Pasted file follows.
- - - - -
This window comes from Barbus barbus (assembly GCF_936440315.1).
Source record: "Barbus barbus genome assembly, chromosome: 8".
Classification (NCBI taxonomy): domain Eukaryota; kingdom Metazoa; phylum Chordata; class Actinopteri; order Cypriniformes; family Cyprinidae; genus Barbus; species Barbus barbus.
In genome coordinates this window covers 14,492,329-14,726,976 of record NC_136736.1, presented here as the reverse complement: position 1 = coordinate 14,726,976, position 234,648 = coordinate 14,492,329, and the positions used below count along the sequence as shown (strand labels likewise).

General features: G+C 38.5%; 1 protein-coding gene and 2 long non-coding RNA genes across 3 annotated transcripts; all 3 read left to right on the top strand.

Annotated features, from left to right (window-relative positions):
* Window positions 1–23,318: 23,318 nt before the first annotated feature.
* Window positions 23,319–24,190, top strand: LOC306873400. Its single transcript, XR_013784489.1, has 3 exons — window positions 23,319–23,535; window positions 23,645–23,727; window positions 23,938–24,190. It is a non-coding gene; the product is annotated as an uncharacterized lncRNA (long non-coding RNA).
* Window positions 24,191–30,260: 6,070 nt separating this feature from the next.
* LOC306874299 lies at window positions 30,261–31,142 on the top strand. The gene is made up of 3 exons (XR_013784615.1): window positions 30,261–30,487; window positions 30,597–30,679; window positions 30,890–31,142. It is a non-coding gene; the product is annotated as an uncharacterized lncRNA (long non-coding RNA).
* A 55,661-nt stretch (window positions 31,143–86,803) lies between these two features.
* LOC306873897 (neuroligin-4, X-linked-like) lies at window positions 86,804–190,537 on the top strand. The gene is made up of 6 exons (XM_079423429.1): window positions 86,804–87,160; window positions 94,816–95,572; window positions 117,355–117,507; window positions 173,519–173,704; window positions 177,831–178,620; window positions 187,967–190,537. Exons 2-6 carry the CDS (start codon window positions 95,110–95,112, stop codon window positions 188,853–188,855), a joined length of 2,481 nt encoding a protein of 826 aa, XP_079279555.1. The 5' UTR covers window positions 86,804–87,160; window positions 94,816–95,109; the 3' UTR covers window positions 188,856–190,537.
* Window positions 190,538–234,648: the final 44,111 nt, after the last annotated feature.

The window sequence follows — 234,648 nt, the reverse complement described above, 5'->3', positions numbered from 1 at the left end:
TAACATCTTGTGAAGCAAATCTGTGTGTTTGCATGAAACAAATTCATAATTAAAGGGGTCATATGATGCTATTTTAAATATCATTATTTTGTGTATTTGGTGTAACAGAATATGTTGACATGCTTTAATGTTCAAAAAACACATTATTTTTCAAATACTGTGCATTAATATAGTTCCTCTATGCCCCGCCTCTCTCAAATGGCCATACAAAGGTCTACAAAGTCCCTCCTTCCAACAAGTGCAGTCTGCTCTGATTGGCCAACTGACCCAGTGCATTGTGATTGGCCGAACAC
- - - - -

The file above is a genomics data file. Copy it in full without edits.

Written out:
This window comes from Barbus barbus (assembly GCF_936440315.1).
Source record: "Barbus barbus genome assembly, chromosome: 8".
Classification (NCBI taxonomy): domain Eukaryota; kingdom Metazoa; phylum Chordata; class Actinopteri; order Cypriniformes; family Cyprinidae; genus Barbus; species Barbus barbus.
In genome coordinates this window covers 14,492,329-14,726,976 of record NC_136736.1, presented here as the reverse complement: position 1 = coordinate 14,726,976, position 234,648 = coordinate 14,492,329, and the positions used below count along the sequence as shown (strand labels likewise).

General features: G+C 38.5%; 1 protein-coding gene and 2 long non-coding RNA genes across 3 annotated transcripts; all 3 read left to right on the top strand.

Annotated features, from left to right (window-relative positions):
* Window positions 1–23,318: 23,318 nt before the first annotated feature.
* Window positions 23,319–24,190, top strand: LOC306873400. Its single transcript, XR_013784489.1, has 3 exons — window positions 23,319–23,535; window positions 23,645–23,727; window positions 23,938–24,190. It is a non-coding gene; the product is annotated as an uncharacterized lncRNA (long non-coding RNA).
* Window positions 24,191–30,260: 6,070 nt separating this feature from the next.
* LOC306874299 lies at window positions 30,261–31,142 on the top strand. The gene is made up of 3 exons (XR_013784615.1): window positions 30,261–30,487; window positions 30,597–30,679; window positions 30,890–31,142. It is a non-coding gene; the product is annotated as an uncharacterized lncRNA (long non-coding RNA).
* A 55,661-nt stretch (window positions 31,143–86,803) lies between these two features.
* LOC306873897 (neuroligin-4, X-linked-like) lies at window positions 86,804–190,537 on the top strand. The gene is made up of 6 exons (XM_079423429.1): window positions 86,804–87,160; window positions 94,816–95,572; window positions 117,355–117,507; window positions 173,519–173,704; window positions 177,831–178,620; window positions 187,967–190,537. Exons 2-6 carry the CDS (start codon window positions 95,110–95,112, stop codon window positions 188,853–188,855), a joined length of 2,481 nt encoding a protein of 826 aa, XP_079279555.1. The 5' UTR covers window positions 86,804–87,160; window positions 94,816–95,109; the 3' UTR covers window positions 188,856–190,537.
* Window positions 190,538–234,648: the final 44,111 nt, after the last annotated feature.

The window sequence follows — 234,648 nt, the reverse complement described above, 5'->3', positions numbered from 1 at the left end:
TAACATCTTGTGAAGCAAATCTGTGTGTTTGCATGAAACAAATTCATAATTAAAGGGGTCATATGATGCTATTTTAAATATCATTATTTTGTGTATTTGGTGTAACAGAATATGTTGACATGCTTTAATGTTCAAAAAACACATTATTTTTCAAATACTGTGCATTAATATAGTTCCTCTATGCCCCGCCTCTCTCAAATGGCCATACAAAGGTCTACAAAGTCCCTCCTTCCAACAAGTGCAGTCTGCTCTGATTGGCCAACTGACCCAGTGCATTGTGATTGGCCGAACAC